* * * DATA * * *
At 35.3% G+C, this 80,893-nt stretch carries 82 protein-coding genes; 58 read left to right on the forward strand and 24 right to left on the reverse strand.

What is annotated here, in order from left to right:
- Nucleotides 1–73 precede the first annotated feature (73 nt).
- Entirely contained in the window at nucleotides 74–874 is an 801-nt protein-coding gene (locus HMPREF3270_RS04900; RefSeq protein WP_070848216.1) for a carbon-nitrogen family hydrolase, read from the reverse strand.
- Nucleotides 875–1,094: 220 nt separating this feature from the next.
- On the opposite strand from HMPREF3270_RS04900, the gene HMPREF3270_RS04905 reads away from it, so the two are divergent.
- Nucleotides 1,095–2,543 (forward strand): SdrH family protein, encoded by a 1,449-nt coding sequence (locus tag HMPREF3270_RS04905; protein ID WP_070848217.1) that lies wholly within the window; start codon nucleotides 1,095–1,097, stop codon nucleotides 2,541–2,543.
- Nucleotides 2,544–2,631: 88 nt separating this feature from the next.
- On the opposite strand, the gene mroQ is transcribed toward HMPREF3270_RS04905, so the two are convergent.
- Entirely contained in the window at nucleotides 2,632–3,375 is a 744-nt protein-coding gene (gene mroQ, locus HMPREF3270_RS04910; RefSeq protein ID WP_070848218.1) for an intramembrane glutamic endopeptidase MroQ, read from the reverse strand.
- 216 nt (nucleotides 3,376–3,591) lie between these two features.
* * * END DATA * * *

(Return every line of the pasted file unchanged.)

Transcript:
At 35.3% G+C, this 80,893-nt stretch carries 82 protein-coding genes; 58 read left to right on the forward strand and 24 right to left on the reverse strand.

What is annotated here, in order from left to right:
- Nucleotides 1–73 precede the first annotated feature (73 nt).
- Entirely contained in the window at nucleotides 74–874 is an 801-nt protein-coding gene (locus HMPREF3270_RS04900; RefSeq protein WP_070848216.1) for a carbon-nitrogen family hydrolase, read from the reverse strand.
- Nucleotides 875–1,094: 220 nt separating this feature from the next.
- On the opposite strand from HMPREF3270_RS04900, the gene HMPREF3270_RS04905 reads away from it, so the two are divergent.
- Nucleotides 1,095–2,543 (forward strand): SdrH family protein, encoded by a 1,449-nt coding sequence (locus tag HMPREF3270_RS04905; protein ID WP_070848217.1) that lies wholly within the window; start codon nucleotides 1,095–1,097, stop codon nucleotides 2,541–2,543.
- Nucleotides 2,544–2,631: 88 nt separating this feature from the next.
- On the opposite strand, the gene mroQ is transcribed toward HMPREF3270_RS04905, so the two are convergent.
- Entirely contained in the window at nucleotides 2,632–3,375 is a 744-nt protein-coding gene (gene mroQ, locus HMPREF3270_RS04910; RefSeq protein ID WP_070848218.1) for an intramembrane glutamic endopeptidase MroQ, read from the reverse strand.
- 216 nt (nucleotides 3,376–3,591) lie between these two features.